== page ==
A General History and Collection of Voyages and Travels — Volume 03 eBook

Robert Kerr (writer)
This eBook from the Gutenberg Project consists of approximately 756 pages of information about A General History and Collection of Voyages and Travels — Volume 03.


Farther Discoveries on the Continent by Juan Grijalva, under the orders of Velasquez, by which a way is opened to Mexico or New Spain.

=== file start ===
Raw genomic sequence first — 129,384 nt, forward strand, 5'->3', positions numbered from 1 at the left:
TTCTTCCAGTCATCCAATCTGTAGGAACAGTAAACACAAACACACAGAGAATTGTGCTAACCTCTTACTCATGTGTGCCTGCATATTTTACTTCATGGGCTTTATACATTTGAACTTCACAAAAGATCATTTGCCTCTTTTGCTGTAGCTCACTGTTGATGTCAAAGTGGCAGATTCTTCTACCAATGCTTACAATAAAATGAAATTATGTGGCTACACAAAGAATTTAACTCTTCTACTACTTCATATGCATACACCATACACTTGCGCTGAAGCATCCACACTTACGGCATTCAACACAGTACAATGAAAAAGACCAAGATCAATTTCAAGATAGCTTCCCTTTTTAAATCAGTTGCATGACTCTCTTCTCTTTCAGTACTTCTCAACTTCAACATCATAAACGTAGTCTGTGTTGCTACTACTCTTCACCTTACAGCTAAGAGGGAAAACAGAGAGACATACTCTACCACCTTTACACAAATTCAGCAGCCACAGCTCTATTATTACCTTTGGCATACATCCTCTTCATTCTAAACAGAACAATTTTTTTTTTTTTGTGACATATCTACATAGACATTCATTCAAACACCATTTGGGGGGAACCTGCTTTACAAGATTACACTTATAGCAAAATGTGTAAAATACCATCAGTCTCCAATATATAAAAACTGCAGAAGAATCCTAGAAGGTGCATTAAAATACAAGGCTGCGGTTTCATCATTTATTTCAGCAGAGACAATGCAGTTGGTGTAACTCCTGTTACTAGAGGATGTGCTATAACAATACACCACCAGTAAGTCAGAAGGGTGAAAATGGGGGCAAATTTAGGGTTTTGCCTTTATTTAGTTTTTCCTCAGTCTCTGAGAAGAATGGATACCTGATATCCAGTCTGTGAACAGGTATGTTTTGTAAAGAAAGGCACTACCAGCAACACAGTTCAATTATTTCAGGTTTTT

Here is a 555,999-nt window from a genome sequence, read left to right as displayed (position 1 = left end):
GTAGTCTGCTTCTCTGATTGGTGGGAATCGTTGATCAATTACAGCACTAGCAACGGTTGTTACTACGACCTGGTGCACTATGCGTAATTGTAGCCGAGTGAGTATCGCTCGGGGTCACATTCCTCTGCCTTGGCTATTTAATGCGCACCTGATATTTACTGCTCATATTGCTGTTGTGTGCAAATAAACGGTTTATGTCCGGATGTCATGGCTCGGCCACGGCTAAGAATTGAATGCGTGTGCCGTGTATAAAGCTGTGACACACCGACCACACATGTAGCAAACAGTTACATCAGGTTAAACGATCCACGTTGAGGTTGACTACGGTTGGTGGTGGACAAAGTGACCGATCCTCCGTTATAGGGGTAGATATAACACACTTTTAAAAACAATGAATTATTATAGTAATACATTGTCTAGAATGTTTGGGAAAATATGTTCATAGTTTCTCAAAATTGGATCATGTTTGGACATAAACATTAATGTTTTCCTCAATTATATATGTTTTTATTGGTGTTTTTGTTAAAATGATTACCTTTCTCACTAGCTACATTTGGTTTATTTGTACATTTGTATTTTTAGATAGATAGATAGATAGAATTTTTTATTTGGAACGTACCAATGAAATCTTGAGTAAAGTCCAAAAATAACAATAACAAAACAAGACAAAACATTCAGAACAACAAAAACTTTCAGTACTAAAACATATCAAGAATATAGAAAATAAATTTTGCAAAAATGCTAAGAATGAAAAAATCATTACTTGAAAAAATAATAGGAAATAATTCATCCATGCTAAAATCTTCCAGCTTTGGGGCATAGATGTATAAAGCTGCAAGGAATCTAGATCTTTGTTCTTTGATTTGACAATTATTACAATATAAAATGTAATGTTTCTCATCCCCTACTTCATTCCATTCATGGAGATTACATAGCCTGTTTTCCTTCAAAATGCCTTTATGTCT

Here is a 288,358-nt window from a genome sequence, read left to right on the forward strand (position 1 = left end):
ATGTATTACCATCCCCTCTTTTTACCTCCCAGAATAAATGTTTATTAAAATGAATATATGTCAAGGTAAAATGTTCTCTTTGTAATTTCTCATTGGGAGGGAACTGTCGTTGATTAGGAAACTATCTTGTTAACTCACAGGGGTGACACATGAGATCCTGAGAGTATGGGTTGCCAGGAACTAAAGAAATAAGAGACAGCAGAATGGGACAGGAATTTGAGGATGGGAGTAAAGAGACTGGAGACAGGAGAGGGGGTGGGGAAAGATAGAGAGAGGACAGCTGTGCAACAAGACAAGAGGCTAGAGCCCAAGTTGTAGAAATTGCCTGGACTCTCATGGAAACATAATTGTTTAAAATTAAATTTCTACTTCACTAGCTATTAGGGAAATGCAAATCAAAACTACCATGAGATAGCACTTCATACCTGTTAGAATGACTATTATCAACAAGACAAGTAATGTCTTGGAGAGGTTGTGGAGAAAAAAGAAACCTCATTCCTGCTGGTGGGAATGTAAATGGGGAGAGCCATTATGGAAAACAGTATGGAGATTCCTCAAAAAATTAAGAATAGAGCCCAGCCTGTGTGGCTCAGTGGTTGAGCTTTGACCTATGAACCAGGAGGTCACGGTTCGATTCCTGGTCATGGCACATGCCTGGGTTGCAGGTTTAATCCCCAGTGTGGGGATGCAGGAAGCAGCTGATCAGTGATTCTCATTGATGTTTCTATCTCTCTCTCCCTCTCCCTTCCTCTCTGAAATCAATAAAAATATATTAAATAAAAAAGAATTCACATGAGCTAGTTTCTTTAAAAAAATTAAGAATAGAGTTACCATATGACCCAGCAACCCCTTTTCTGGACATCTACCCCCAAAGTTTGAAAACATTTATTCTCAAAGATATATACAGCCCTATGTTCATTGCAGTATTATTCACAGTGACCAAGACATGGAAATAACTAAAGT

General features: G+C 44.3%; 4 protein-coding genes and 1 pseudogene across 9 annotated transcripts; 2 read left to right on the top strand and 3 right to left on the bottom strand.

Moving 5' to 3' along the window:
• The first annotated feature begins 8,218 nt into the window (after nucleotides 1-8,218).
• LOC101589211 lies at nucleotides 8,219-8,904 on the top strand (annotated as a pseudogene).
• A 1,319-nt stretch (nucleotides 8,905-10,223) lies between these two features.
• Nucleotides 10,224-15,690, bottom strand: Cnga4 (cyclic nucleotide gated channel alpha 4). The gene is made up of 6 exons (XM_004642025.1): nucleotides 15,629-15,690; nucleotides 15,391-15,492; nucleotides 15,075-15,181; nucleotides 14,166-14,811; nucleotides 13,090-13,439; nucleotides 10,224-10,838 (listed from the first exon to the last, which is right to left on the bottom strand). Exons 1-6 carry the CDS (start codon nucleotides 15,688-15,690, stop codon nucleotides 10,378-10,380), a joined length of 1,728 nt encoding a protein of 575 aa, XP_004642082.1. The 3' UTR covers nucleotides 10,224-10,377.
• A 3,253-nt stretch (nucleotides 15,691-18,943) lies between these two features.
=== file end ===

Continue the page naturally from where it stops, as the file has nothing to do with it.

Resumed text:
However unfortunate Cordova had been in his expedition, yet Velasquez considered the intelligence he had transmitted concerning his discoveries as of high importance, and he determined to pursue these discoveries on the first opportunity, chiefly because the people among whom Hernandez had been so roughly bandied seemed much more civilized than any Indians hitherto met with, and consequently were likely to prove proportionally richer.  These sentiments were no sooner made public, than several of the principal inhabitants of the island offered their assistance, so that he was soon in a condition to send out a small squadron of three ships and a brigantine, having 250 men on board.  These were commanded by the captains Alvaredo, Montejo, and de Avila, and under chief command of Juan Grijalva, who was ordered by Velasquez to make what discoveries he could, but to form no settlement.  They sailed from Cuba on the 8th of May 1518; and having visited the coast of Florida, they doubled Cape St Anthony, and discovered the island of Cozumel, to which Grijalva gave the name of Santa Cruz, because discovered on the day of the invention of the Holy Cross, yet it has always retained its Indian name of Cozumel, by which it is still known.  Grijalva landed with a competent number of soldiers, yet no person could be found; for the natives had fled on the first appearance of the ships.  While some went to look out for the inhabitants, Grijalva caused mass to be celebrated on the shore.  Two old men were found in a field of maize, who were brought to Grijalva; and as Julian and Melchior happened to understand their language, Grijalva made much of them, giving them some beads and looking-glasses, and sent them away to their chief and countrymen, in hopes of establishing an intercourse with the natives, but they never returned.  While waiting for them, there came a handsome young woman, who told them in the language of Jamaica, that the people had all fled into the woods for fear, but that she had come to them, being acquainted with ships and Spaniards.  Many of the people of the ships understood her language, and were astonished how she could have come to that island.  She said that she had gone out to fish from the island of Jamaica about two years before, in a canoe with ten men, and had been driven by a storm and the currents to that island, where the natives had sacrificed her husband and all the rest of her countrymen to their idols.  Grijalva, beleaving that this woman would be a faithful messenger, sent her to persuade the natives to come out of the woods, being afraid if he sent Julian and Melchior that they might not return.  The woman came back in two days, saying that she had done all she could to prevail on the natives, but altogether without effect.

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